Anna grew up in rural Colorado and Washington State. She spent several summers in Indiana visiting relatives and playing hide and seek in cornfields. She is an innovator who has championed sustainability throughout her 23+ year Federal career and her personal life. Her work has saved millions of BTU’s dollars. She routinely cultivates key pilot projects, and pioneers new approaches to supporting the place-based work of local sustainability champions. She’s fostered a national sustainable operations effort for the US Forest Service serving as the first Regional Sustainable Operations Coordinator and today as the National Sustainable Operations Director–positions she created. She holds a B.S. in Construction Engineering and Management and an M.S. in Civil Engineering, Construction Emphasis from Purdue University. Her Ph.D. in Civil and Environmental Engineering with a Sustainable Systems minor is from Georgia Institute of Technology. Anna is a registered professional engineer and an early accredited US Green building Professional.
Doug has always been a farmer. He grew up on a large-scale grain farm in Ohio that didn’t survive the farm crisis of the 1980s. Giving up a full ride engineering scholarship after one semester at Purdue he followed his true passion and transferred to the Agricultural Economics Program. While completing his degree, he managed a crop farm in Indiana. He worked as a professional Farm Manager and Agriculture Systems Researcher in Minnesota, Wisconsin and Nebraska. After completing his Masters program, he spent two years building a sustainably constructed home with his wife, Anna, while also working as an organic inspector. From 2001 until 2012 he served as the Organic Program Manager for the Montana Department of Agriculture. Doug holds a B.S. in Agricultural Economics / Farm Management from Purdue University and a M.S. in Plant Science/Agronomy from South Dakota State University.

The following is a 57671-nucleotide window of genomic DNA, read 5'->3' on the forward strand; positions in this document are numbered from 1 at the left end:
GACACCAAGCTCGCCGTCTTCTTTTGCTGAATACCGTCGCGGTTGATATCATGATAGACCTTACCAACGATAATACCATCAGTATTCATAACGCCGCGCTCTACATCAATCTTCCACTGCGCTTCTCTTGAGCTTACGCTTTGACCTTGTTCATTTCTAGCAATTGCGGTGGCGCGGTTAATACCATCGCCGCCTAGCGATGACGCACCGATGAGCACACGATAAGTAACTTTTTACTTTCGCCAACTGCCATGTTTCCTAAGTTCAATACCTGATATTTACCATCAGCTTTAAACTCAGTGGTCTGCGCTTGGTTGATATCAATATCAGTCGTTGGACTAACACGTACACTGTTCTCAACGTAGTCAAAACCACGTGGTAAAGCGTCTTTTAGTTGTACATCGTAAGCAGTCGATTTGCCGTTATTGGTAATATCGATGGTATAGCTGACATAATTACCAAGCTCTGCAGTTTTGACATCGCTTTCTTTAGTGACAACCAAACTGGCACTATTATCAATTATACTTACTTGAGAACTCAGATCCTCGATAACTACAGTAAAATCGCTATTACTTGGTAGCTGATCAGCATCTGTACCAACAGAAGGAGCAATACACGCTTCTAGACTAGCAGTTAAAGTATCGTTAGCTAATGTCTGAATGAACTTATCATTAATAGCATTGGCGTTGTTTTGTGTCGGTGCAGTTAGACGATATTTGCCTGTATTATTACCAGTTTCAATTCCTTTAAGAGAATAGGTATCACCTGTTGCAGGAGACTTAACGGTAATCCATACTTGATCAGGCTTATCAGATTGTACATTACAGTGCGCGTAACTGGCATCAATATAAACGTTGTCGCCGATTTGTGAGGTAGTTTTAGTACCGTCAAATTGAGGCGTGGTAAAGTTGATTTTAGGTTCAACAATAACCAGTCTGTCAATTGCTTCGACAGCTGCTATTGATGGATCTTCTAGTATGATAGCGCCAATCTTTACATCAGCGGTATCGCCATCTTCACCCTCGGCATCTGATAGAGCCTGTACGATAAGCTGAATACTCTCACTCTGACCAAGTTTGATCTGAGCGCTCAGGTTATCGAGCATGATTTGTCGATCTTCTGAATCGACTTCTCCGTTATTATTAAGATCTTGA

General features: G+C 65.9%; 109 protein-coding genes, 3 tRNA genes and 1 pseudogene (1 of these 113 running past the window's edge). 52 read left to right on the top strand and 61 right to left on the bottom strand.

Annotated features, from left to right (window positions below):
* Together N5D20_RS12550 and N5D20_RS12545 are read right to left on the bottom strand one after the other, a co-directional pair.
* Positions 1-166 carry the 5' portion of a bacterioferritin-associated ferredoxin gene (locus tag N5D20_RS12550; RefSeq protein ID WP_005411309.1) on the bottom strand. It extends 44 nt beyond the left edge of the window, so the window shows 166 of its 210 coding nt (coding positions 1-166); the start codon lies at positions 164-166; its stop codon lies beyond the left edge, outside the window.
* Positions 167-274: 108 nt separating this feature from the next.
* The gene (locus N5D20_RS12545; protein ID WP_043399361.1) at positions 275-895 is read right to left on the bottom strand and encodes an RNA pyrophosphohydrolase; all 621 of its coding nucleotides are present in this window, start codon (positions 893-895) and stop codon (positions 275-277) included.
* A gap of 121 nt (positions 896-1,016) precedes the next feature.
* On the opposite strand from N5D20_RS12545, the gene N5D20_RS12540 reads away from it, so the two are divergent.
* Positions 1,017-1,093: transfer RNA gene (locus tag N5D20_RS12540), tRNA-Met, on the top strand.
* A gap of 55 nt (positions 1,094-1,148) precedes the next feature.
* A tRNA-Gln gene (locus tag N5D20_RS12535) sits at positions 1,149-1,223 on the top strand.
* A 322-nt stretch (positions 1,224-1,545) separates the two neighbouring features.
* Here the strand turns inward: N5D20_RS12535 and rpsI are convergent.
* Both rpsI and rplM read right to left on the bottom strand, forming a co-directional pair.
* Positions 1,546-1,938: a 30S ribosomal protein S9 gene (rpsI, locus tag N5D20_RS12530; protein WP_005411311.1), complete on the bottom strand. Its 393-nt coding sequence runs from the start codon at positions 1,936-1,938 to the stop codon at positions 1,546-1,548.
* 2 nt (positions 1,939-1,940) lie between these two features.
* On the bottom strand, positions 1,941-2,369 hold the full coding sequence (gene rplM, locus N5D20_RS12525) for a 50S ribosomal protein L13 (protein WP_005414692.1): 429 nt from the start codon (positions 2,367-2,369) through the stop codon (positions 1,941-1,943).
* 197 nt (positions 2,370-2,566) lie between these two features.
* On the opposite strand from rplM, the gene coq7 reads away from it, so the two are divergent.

2018 will be our sixth year hosting apprentices. We are the first to admit that not everything goes as planned. We have probably done as much learning as the eight apprentices we’ve hosted! Doug and I are both patient and fully committed to stewarding the next generation of organic dryland crop farmers. Not one of our apprentices has come from an agricultural background. But we expect them all to have a commitment to organic and sustainability. We started our operation from scratch. Being beginning farmers ourselves uniquely positions us to be able to share that perspective and support others who are entering agriculture. We expect a lot of ourselves and thus a lot out of our apprentices. Entering agriculture is not easy and developing a vision for yourself and your operation is imperative to success. We support apprentices in developing and growing their own vision.